Should be different to 10% in some cases, and why?

It is very different from person to person how much buffer you need. These are just general tips you can take along the way to your buffer:

  1. Single people should aim to save together a buffer corresponding to 2-3 monthly salaries (net). A single household may not have such high monthly costs, but you only have an income to rely on. Then you are more exposed to an unforeseen loss of income or if you get an unplanned bill /cost. 

  2. Couples without children should set the target a little higher and save up to 3-4 monthly salaries (net) as a buffer. If you are in a couple relationship, you are not as exposed as you usually have two incomes. However, if you are two, you may live larger and the common everyday costs are usually higher than for a single household.

  3. A family with two children should set goals to save up to 4-5 monthly salaries (net) as a buffer. Of course, the size of a family's buffer varies depending on how many you are and how you live. If you live in a house, the costs are usually higher than if you live in an apartment, as there are more unforeseen expenses that can be incurred in a house.

  • One of the best ways to get started is to set up a monthly savings that goes to a savings account or other low-risk savings from your payroll account. Allowing a sum to go automatically each month to a savings that you do not directly access with your bank card is both smooth and it reduces the risk of you being there and teasing it.

  • Put in the system that any possible surplus you have left of last month's salary, move it from the salary account to a savings account when the new salary arrives.

  • Try to reduce your fixed costs by reviewing your insurance policies , electricity contracts and ending unnecessary subscriptions. What you possibly save, you move to a savings account every month. Slowly but surely it will be a good buffer!

Some of you may be intrigued to know that current United States of America Presidential candidate Elizabeth Warren is regarded as a financial guru, and actually created a system that one ups the 10% rule. This could be really useful once you have begun the routine and rhythm and have met your goals when it comes to getting started with the 10% rule. It is a rule that reads: 50% Need, 30% Wants and 20% savings. It is a really interesting and realistic way for everyday people to manage their money. Let’s take a longer look.

50%: Needs

Needs are those bills that you absolutely must pay and are the things necessary for survival. These include rent or mortgage payments, car payments, groceries, insurance, health care, minimum debt payment and utilities. These are your "must-haves" including items that you are contractually obligated to like debt payments or bills. The "needs" category does not include items that are extras, Netflix and dining out. Half of your after-tax income should be all that you need to cover your needs and obligations. If you are spending more than that on your needs, you will have to either cut down on wants or try to downsize your lifestyle, perhaps to a smaller home or more modest car.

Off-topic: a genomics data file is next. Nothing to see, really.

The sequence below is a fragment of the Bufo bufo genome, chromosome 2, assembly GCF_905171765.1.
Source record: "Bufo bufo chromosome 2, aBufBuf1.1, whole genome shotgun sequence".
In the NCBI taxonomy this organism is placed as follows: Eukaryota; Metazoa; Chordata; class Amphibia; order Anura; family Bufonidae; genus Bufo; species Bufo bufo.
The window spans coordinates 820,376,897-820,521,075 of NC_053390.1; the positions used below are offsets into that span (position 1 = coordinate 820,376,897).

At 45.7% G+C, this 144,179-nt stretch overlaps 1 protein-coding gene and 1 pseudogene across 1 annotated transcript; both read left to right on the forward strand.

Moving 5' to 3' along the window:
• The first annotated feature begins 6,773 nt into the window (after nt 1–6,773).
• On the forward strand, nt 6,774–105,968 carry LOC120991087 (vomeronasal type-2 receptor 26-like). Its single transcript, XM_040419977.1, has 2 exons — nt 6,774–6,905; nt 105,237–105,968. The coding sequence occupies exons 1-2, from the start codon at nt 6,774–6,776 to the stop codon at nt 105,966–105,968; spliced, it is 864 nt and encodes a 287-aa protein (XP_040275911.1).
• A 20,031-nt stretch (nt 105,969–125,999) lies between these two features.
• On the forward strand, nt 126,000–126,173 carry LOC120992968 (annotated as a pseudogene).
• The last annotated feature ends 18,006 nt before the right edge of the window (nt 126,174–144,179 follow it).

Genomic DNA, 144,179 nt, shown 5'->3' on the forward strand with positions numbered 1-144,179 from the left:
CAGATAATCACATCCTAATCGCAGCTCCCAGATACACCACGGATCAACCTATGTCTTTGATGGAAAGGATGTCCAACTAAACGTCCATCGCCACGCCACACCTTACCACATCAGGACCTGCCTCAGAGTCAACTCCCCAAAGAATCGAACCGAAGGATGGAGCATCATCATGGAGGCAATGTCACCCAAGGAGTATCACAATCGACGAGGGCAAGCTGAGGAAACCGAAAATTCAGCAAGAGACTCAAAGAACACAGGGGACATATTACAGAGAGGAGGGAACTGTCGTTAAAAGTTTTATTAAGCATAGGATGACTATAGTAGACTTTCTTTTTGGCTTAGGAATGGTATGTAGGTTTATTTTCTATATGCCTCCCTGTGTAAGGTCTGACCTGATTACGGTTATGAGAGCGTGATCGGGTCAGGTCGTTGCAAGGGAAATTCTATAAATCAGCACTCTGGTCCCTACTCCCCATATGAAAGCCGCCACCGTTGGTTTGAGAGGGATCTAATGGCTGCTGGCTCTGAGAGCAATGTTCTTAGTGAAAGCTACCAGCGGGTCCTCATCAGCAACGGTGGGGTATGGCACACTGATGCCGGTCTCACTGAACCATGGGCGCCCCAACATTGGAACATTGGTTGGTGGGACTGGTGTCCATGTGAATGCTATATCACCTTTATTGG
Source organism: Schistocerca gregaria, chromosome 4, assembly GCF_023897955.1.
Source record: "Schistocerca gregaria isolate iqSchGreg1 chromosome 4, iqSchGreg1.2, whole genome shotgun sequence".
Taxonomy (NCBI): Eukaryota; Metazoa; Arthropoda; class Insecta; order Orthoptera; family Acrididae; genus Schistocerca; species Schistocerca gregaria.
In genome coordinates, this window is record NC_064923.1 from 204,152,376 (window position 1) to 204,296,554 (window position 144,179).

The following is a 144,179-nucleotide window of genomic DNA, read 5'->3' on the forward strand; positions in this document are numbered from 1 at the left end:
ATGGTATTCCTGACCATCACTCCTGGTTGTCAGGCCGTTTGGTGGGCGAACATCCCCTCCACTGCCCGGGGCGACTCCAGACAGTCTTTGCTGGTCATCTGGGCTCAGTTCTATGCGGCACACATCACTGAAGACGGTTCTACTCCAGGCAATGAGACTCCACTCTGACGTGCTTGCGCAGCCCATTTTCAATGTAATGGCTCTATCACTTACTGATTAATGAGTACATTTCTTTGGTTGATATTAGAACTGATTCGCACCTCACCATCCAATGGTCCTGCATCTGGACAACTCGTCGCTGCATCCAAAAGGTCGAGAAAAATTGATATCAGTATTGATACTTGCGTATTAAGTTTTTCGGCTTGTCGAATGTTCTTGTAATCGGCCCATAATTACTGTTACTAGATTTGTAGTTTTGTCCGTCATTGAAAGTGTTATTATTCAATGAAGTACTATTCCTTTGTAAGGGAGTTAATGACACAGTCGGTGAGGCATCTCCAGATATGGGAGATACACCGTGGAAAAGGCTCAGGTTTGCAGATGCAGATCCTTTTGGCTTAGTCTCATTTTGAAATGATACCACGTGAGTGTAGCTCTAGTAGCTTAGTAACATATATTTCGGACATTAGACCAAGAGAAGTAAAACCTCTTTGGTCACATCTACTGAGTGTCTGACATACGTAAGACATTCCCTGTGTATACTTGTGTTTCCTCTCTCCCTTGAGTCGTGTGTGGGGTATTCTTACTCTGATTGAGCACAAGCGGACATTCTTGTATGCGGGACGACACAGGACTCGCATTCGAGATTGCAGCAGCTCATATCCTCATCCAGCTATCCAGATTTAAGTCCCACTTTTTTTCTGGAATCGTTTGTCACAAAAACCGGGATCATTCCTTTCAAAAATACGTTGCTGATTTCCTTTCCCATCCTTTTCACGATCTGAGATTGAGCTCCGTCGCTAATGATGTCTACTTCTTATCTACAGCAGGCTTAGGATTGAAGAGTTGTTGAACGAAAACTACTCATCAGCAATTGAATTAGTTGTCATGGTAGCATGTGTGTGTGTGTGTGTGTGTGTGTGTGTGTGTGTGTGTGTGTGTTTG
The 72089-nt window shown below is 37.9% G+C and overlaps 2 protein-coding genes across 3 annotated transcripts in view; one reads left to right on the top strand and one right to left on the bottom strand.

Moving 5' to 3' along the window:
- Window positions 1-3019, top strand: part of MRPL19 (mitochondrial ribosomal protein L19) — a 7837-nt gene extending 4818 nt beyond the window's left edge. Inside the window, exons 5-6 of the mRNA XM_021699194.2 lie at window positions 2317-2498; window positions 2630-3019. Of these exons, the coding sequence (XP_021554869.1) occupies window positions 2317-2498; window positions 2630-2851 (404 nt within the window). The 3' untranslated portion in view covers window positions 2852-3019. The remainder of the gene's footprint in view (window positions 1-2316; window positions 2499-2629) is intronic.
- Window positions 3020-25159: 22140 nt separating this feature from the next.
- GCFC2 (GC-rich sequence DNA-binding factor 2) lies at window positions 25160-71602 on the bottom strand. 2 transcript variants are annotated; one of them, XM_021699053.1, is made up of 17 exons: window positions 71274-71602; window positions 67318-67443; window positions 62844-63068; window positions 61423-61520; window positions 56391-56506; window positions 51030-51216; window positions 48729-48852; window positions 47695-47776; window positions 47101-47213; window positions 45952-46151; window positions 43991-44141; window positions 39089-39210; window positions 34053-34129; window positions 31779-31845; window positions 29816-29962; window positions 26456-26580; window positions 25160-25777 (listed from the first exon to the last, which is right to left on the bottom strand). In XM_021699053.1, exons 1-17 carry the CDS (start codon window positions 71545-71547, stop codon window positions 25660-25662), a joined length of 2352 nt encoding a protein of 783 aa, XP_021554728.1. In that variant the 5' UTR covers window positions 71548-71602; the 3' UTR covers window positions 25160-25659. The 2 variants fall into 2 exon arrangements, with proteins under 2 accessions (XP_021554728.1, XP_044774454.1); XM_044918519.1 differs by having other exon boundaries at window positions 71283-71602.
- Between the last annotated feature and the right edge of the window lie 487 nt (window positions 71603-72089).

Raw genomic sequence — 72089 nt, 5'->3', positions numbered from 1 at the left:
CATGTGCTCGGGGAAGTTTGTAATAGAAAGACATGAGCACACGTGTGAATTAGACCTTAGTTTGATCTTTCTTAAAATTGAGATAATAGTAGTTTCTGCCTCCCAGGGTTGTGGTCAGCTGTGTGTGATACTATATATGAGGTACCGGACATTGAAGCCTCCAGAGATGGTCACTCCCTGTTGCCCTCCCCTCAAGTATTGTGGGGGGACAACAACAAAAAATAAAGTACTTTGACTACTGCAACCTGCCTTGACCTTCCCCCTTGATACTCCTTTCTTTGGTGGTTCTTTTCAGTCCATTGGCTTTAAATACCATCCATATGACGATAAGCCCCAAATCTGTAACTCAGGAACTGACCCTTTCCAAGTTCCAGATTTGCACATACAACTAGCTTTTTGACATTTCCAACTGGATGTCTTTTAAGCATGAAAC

30%: Wants

Wants are all the things you spend money on that are not absolutely essential. This includes dinner and movies out, that new handbag, tickets to sporting events, vacations, the latest electronics gadget and ultra-high-speed Internet. Anything in the 'wants' bucket is optional if you boil it down. You can work out at home instead of going to the gym; cook instead of eating out; watch sports on TV instead of getting tickets to the game.

This category also includes those upgrade decisions you make, such as choosing a costlier steak instead of a less expensive hamburger, buying a Mercedes instead of a more economical Honda or choosing between watching television using an antenna for free and spending money to watch cable TV. Basically, wants are all those little extras you spend money on that make life more enjoyable and entertaining.

20%: Savings

Finally, try to allocate 20% of your net income to savings and investments. You should have at least 3 months of emergency savings on hand in case you lose your job or an unforeseen even happens. After that, focus on retirement and meeting other financial goals down the road. Savings can also include debt repayment. While minimum payments are part of the "needs" category, any extra payments reduce principal and future interest owed, so they are savings.

Hopefully, you have some interesting ideas about how your can get started with savings or maybe some cool new ideas on how to better and enhance your savings - after all, it is hand to have and we will all need it at some point - so, start now?